The recent judgment of the New South Wales Court of Appeal in Australia in a landholder stamp duty case has attracted widespread attention. A power station that has been legally detached from the land is considered an "interest in goods" under Section 4 of the Stamp Act 1997.
This article will explain this in detail from three parts: case background, fact analysis and decision.
The taxpayer (previously known as Meridian Energy Australia Pty Ltd) acquired 100% of the shares in GSP Energy Pty Ltd (GSP) for more than $160 million in March 2018. At the time of the acquisition GSP was the operator of 3 hydro-electric power stations in NSW and the lessee of the land on which the power stations were situated pursuant to leases entered into in 2014. GSP’s access to water required for the operation of the power stations was pursuant to water agreements entered into with the State Water Corporation.
The Chief Commissioner assessed the taxpayer to duty of $7.9 million in respect of the acquisition of shares. The Commissioner considered that GSP was a “landholder” under Ch 4 of the Duties Act because it held property interests in the items constituting the power stations, which items were fixtures and thus part of the land on which they sat. The amount of duty was calculated on landholdings and goods valued by the Commissioner in the amount of $145.35 million. The taxpayer sought review of the decision on the basis that the items of property, which were once fixtures, situated at the power stations had legally been severed from the land by reason of 2 vesting orders made under the Electricity Generator Assets (Authorised Transactions) Act 2012 (NSW).
At first instance (2022 ATC ¶20-835;  NSWSC 1074), Ward CJ in Eq determined the application in favour of the taxpayer. Her Honour concluded that GSP’s interests in the assets forming part of the power stations were neither interests in land nor interests in goods. Rather, they were innominate sui generis property interests. Her Honour further found that GSP’s leasehold interests in the land upon which the assets were situated were, leaving aside the assets themselves, of no material value.
The Commissioner appealed from this decision to the NSW Court of Appeal on 3 grounds. The first was that the primary judge erred in characterising GSP’s leasehold interests in the power stations, other than the bare leasehold interests in the land, as in the nature of innominate sui generis property interests. The second ground was that if the interests were not in land, then they were interests in goods and therefore were still required to be considered in the assessment of duty. The third ground was that the primary judge erred in determining the value of the bare leasehold interests.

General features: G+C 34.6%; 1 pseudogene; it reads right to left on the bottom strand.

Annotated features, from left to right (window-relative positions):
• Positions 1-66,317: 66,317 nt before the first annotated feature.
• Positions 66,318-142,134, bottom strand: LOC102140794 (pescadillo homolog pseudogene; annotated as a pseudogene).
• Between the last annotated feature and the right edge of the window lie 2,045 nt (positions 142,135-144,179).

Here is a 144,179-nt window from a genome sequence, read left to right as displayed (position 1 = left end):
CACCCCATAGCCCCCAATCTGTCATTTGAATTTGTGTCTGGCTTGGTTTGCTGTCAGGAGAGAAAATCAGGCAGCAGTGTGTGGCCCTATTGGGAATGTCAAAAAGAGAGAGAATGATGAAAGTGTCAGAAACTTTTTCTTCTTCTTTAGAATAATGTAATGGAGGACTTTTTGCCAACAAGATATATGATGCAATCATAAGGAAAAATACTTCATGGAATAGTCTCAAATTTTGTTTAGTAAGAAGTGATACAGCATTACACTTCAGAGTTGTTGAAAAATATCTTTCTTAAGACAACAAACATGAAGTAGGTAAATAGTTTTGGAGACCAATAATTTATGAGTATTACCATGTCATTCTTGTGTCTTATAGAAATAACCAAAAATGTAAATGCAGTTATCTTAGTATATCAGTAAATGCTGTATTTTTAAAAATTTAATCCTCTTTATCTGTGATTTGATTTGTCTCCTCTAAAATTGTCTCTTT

The NSW Court of Appeal allowed the appeal in respect of the second ground, but not the first and third.
The court found that the items constituting the power stations, having been legally severed from the land, were “goods” for the purposes of Ch 4 of the Act. They fell within that notion because the ordinary understanding of that notion at general law, which the statutory usage in s 155 encompassed, included former chattels which had been legally severed from the land. There was nothing in the statutory vesting orders which effected the severance that had the effect of changing the legal character of the items such as to become innominate sui generis property interests. Even if they had done so, such a property interest would still fall within the reach of the concept of goods in Ch 4 of the Duties Act.
With respect to the first ground, the primary judge was correct to conclude that the property interests in the items constituting the 3 power stations had legally been severed from the land by the effect of 2 statutory vesting orders. However, the property interests in the severed items were not innominate sui generis property interests. As to the third ground, there was no relevant error made by the primary judge in her reasoning or conclusion in determining the value of the bare leasehold interests.
This case serves as a reminder of the importance of respecting the relevant regulatory framework when dealing with a particular asset class or industry. Because changes in statutory entitlements/powers may alter expected tax outcomes. Whether items that would otherwise be fixed property (interests in land) are in fact “goods”/movable property and thus may enjoy more favourable tax treatment.
In addition, transactions may also raise complex valuation issues (such as the allocation of value between land and non-land interests), which may have flow on effects to the duty analysis. It is therefore important to engage a stamp duty advisor early on to ensure issues are identified and proper evidence of valuation is obtained.
Source: Chief Commissioner of State Revenue (NSW) v Shell Energy Operations No 2 Pty Ltd 2023 ATC ¶20-863;  NSWCA 113, 26 May 2023.